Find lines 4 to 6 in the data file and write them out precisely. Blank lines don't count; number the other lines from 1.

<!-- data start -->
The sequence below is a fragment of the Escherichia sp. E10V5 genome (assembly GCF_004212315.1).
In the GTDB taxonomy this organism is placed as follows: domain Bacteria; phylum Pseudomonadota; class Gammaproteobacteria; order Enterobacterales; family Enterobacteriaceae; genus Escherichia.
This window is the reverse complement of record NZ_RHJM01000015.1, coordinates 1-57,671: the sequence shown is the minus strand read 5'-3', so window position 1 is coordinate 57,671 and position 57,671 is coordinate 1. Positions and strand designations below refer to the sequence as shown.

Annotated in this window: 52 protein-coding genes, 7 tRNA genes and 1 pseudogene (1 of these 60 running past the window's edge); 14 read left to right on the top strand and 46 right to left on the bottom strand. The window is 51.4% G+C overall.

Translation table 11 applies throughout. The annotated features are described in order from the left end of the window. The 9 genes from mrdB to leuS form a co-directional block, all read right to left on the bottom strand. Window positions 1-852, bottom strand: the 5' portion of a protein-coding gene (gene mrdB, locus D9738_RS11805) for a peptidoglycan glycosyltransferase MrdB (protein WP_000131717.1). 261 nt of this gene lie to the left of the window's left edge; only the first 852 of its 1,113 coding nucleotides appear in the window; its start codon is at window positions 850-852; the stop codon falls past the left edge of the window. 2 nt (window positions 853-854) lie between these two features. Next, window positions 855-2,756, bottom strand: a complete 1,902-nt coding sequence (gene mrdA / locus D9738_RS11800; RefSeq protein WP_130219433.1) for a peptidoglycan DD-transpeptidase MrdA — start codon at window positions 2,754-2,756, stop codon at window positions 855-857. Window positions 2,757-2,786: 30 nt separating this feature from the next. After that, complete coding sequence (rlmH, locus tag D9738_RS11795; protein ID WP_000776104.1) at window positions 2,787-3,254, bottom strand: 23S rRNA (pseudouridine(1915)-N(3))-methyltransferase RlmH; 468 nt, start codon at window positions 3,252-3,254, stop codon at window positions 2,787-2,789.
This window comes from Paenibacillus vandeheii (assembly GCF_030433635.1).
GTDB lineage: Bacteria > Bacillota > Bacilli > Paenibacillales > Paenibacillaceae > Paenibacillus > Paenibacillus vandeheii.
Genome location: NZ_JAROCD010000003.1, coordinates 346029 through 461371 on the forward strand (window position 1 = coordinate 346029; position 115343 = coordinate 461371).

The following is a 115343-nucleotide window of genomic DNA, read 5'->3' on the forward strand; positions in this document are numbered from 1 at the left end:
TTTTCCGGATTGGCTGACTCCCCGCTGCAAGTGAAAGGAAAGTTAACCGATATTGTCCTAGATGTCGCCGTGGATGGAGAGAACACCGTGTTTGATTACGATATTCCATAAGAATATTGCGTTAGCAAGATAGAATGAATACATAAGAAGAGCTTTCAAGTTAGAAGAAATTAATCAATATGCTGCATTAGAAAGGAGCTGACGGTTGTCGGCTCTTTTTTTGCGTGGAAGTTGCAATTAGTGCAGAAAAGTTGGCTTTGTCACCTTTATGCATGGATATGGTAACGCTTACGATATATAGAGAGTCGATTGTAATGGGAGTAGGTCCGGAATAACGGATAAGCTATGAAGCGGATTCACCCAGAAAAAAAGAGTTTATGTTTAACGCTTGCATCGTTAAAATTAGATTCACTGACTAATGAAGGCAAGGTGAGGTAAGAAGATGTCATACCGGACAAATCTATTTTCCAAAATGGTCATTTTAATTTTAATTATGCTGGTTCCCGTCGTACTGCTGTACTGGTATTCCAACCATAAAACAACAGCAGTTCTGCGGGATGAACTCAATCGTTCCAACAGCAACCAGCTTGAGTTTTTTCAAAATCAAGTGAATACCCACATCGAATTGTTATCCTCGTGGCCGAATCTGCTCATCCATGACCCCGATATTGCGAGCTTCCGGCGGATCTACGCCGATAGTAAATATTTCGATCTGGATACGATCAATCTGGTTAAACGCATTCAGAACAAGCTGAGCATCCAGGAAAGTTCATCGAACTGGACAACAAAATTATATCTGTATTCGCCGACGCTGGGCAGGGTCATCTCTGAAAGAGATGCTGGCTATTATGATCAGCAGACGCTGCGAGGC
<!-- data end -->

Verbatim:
Annotated in this window: 52 protein-coding genes, 7 tRNA genes and 1 pseudogene (1 of these 60 running past the window's edge); 14 read left to right on the top strand and 46 right to left on the bottom strand. The window is 51.4% G+C overall.

Translation table 11 applies throughout. The annotated features are described in order from the left end of the window. The 9 genes from mrdB to leuS form a co-directional block, all read right to left on the bottom strand. Window positions 1-852, bottom strand: the 5' portion of a protein-coding gene (gene mrdB, locus D9738_RS11805) for a peptidoglycan glycosyltransferase MrdB (protein WP_000131717.1). 261 nt of this gene lie to the left of the window's left edge; only the first 852 of its 1,113 coding nucleotides appear in the window; its start codon is at window positions 850-852; the stop codon falls past the left edge of the window. 2 nt (window positions 853-854) lie between these two features. Next, window positions 855-2,756, bottom strand: a complete 1,902-nt coding sequence (gene mrdA / locus D9738_RS11800; RefSeq protein WP_130219433.1) for a peptidoglycan DD-transpeptidase MrdA — start codon at window positions 2,754-2,756, stop codon at window positions 855-857. Window positions 2,757-2,786: 30 nt separating this feature from the next. After that, complete coding sequence (rlmH, locus tag D9738_RS11795; protein ID WP_000776104.1) at window positions 2,787-3,254, bottom strand: 23S rRNA (pseudouridine(1915)-N(3))-methyltransferase RlmH; 468 nt, start codon at window positions 3,252-3,254, stop codon at window positions 2,787-2,789.
This window comes from Paenibacillus vandeheii (assembly GCF_030433635.1).